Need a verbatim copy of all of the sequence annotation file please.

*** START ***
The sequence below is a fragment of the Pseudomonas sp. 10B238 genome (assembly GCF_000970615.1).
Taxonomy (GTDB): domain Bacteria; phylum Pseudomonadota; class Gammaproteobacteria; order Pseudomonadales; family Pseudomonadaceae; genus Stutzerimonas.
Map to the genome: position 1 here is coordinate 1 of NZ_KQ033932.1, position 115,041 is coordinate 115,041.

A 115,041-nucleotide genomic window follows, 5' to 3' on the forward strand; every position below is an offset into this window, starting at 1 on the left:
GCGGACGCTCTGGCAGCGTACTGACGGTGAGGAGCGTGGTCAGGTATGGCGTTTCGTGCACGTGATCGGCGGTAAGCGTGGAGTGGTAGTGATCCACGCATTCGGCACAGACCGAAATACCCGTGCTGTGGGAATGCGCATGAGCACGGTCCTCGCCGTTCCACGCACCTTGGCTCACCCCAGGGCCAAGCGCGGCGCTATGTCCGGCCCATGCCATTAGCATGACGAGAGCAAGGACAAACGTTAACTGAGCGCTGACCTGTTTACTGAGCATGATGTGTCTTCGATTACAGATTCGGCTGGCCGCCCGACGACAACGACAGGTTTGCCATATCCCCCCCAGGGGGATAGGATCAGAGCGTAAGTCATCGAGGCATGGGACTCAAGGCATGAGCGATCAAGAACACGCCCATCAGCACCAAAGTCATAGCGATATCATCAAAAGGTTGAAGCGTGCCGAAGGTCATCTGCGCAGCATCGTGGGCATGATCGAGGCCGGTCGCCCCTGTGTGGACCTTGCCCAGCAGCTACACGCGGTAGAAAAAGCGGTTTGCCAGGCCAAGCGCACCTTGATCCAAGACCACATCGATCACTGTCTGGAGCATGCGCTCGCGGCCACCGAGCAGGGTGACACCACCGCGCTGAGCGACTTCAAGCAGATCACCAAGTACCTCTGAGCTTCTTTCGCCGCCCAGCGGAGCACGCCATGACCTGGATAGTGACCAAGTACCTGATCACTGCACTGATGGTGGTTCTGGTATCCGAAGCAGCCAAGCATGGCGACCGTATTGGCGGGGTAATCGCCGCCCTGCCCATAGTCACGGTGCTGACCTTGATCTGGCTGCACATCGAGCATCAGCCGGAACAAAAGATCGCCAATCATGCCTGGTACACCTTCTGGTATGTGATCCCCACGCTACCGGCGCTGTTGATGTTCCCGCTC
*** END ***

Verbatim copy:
The sequence below is a fragment of the Pseudomonas sp. 10B238 genome (assembly GCF_000970615.1).
Taxonomy (GTDB): domain Bacteria; phylum Pseudomonadota; class Gammaproteobacteria; order Pseudomonadales; family Pseudomonadaceae; genus Stutzerimonas.
Map to the genome: position 1 here is coordinate 1 of NZ_KQ033932.1, position 115,041 is coordinate 115,041.

A 115,041-nucleotide genomic window follows, 5' to 3' on the forward strand; every position below is an offset into this window, starting at 1 on the left:
GCGGACGCTCTGGCAGCGTACTGACGGTGAGGAGCGTGGTCAGGTATGGCGTTTCGTGCACGTGATCGGCGGTAAGCGTGGAGTGGTAGTGATCCACGCATTCGGCACAGACCGAAATACCCGTGCTGTGGGAATGCGCATGAGCACGGTCCTCGCCGTTCCACGCACCTTGGCTCACCCCAGGGCCAAGCGCGGCGCTATGTCCGGCCCATGCCATTAGCATGACGAGAGCAAGGACAAACGTTAACTGAGCGCTGACCTGTTTACTGAGCATGATGTGTCTTCGATTACAGATTCGGCTGGCCGCCCGACGACAACGACAGGTTTGCCATATCCCCCCCAGGGGGATAGGATCAGAGCGTAAGTCATCGAGGCATGGGACTCAAGGCATGAGCGATCAAGAACACGCCCATCAGCACCAAAGTCATAGCGATATCATCAAAAGGTTGAAGCGTGCCGAAGGTCATCTGCGCAGCATCGTGGGCATGATCGAGGCCGGTCGCCCCTGTGTGGACCTTGCCCAGCAGCTACACGCGGTAGAAAAAGCGGTTTGCCAGGCCAAGCGCACCTTGATCCAAGACCACATCGATCACTGTCTGGAGCATGCGCTCGCGGCCACCGAGCAGGGTGACACCACCGCGCTGAGCGACTTCAAGCAGATCACCAAGTACCTCTGAGCTTCTTTCGCCGCCCAGCGGAGCACGCCATGACCTGGATAGTGACCAAGTACCTGATCACTGCACTGATGGTGGTTCTGGTATCCGAAGCAGCCAAGCATGGCGACCGTATTGGCGGGGTAATCGCCGCCCTGCCCATAGTCACGGTGCTGACCTTGATCTGGCTGCACATCGAGCATCAGCCGGAACAAAAGATCGCCAATCATGCCTGGTACACCTTCTGGTATGTGATCCCCACGCTACCGGCGCTGTTGATGTTCCCGCTC